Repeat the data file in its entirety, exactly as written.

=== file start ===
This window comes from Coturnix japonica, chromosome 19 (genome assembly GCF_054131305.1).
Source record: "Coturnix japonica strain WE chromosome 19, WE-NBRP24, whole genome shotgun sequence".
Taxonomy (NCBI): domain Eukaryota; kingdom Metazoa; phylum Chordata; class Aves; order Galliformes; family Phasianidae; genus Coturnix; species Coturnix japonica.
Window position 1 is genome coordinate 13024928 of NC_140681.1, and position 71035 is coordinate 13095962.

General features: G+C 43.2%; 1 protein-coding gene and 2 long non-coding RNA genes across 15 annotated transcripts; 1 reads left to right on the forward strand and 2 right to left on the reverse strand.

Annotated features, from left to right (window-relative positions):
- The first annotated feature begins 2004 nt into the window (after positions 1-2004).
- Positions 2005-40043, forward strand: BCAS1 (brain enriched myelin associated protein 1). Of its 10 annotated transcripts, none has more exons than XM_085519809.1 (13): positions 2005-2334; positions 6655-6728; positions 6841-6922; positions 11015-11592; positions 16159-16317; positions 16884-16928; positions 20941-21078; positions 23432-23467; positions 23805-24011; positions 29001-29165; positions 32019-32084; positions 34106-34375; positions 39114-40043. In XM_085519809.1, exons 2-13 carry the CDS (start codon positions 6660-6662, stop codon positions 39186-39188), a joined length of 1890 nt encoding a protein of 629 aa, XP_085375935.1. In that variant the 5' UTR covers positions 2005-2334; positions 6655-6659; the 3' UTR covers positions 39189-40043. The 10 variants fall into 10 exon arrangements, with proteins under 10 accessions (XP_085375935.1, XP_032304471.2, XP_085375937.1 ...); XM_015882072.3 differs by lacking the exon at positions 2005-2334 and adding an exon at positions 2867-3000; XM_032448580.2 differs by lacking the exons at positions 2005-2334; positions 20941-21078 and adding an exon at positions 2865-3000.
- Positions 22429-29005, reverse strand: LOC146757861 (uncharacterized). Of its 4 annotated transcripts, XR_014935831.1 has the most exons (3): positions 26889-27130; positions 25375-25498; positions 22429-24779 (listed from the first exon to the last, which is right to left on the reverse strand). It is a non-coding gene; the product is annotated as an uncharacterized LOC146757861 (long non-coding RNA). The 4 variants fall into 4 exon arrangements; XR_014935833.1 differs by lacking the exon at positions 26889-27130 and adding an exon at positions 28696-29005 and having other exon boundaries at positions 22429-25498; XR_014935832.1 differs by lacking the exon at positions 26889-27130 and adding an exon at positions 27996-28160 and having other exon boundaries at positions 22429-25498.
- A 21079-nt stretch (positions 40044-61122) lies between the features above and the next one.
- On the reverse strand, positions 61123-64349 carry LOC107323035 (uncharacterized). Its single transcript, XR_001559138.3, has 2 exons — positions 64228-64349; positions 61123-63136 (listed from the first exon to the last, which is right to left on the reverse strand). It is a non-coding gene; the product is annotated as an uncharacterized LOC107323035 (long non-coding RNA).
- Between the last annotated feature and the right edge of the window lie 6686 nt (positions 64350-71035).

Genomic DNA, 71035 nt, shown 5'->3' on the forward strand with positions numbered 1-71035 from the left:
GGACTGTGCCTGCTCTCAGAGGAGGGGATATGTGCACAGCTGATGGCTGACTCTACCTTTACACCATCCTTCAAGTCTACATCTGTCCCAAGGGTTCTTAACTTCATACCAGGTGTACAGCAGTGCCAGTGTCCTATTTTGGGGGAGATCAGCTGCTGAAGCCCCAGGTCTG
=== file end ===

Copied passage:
This window comes from Coturnix japonica, chromosome 19 (genome assembly GCF_054131305.1).
Source record: "Coturnix japonica strain WE chromosome 19, WE-NBRP24, whole genome shotgun sequence".
Taxonomy (NCBI): domain Eukaryota; kingdom Metazoa; phylum Chordata; class Aves; order Galliformes; family Phasianidae; genus Coturnix; species Coturnix japonica.
Window position 1 is genome coordinate 13024928 of NC_140681.1, and position 71035 is coordinate 13095962.

General features: G+C 43.2%; 1 protein-coding gene and 2 long non-coding RNA genes across 15 annotated transcripts; 1 reads left to right on the forward strand and 2 right to left on the reverse strand.

Annotated features, from left to right (window-relative positions):
- The first annotated feature begins 2004 nt into the window (after positions 1-2004).
- Positions 2005-40043, forward strand: BCAS1 (brain enriched myelin associated protein 1). Of its 10 annotated transcripts, none has more exons than XM_085519809.1 (13): positions 2005-2334; positions 6655-6728; positions 6841-6922; positions 11015-11592; positions 16159-16317; positions 16884-16928; positions 20941-21078; positions 23432-23467; positions 23805-24011; positions 29001-29165; positions 32019-32084; positions 34106-34375; positions 39114-40043. In XM_085519809.1, exons 2-13 carry the CDS (start codon positions 6660-6662, stop codon positions 39186-39188), a joined length of 1890 nt encoding a protein of 629 aa, XP_085375935.1. In that variant the 5' UTR covers positions 2005-2334; positions 6655-6659; the 3' UTR covers positions 39189-40043. The 10 variants fall into 10 exon arrangements, with proteins under 10 accessions (XP_085375935.1, XP_032304471.2, XP_085375937.1 ...); XM_015882072.3 differs by lacking the exon at positions 2005-2334 and adding an exon at positions 2867-3000; XM_032448580.2 differs by lacking the exons at positions 2005-2334; positions 20941-21078 and adding an exon at positions 2865-3000.
- Positions 22429-29005, reverse strand: LOC146757861 (uncharacterized). Of its 4 annotated transcripts, XR_014935831.1 has the most exons (3): positions 26889-27130; positions 25375-25498; positions 22429-24779 (listed from the first exon to the last, which is right to left on the reverse strand). It is a non-coding gene; the product is annotated as an uncharacterized LOC146757861 (long non-coding RNA). The 4 variants fall into 4 exon arrangements; XR_014935833.1 differs by lacking the exon at positions 26889-27130 and adding an exon at positions 28696-29005 and having other exon boundaries at positions 22429-25498; XR_014935832.1 differs by lacking the exon at positions 26889-27130 and adding an exon at positions 27996-28160 and having other exon boundaries at positions 22429-25498.
- A 21079-nt stretch (positions 40044-61122) lies between the features above and the next one.
- On the reverse strand, positions 61123-64349 carry LOC107323035 (uncharacterized). Its single transcript, XR_001559138.3, has 2 exons — positions 64228-64349; positions 61123-63136 (listed from the first exon to the last, which is right to left on the reverse strand). It is a non-coding gene; the product is annotated as an uncharacterized LOC107323035 (long non-coding RNA).
- Between the last annotated feature and the right edge of the window lie 6686 nt (positions 64350-71035).

Genomic DNA, 71035 nt, shown 5'->3' on the forward strand with positions numbered 1-71035 from the left:
GGACTGTGCCTGCTCTCAGAGGAGGGGATATGTGCACAGCTGATGGCTGACTCTACCTTTACACCATCCTTCAAGTCTACATCTGTCCCAAGGGTTCTTAACTTCATACCAGGTGTACAGCAGTGCCAGTGTCCTATTTTGGGGGAGATCAGCTGCTGAAGCCCCAGGTCTG